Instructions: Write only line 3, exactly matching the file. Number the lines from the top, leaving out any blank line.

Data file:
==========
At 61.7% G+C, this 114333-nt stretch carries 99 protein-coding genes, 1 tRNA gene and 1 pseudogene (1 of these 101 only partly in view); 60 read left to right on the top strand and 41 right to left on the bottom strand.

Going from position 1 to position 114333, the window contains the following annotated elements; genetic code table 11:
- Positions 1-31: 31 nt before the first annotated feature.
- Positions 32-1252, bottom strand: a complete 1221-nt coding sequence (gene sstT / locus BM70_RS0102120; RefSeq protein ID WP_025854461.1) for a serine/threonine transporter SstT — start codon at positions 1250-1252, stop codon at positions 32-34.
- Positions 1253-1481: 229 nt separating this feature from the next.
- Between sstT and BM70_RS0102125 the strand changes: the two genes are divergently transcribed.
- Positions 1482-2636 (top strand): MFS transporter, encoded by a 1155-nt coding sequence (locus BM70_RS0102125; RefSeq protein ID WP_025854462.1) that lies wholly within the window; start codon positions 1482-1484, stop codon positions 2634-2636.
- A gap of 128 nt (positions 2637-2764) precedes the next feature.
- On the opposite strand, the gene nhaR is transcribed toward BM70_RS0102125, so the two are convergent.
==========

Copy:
- Positions 1-31: 31 nt before the first annotated feature.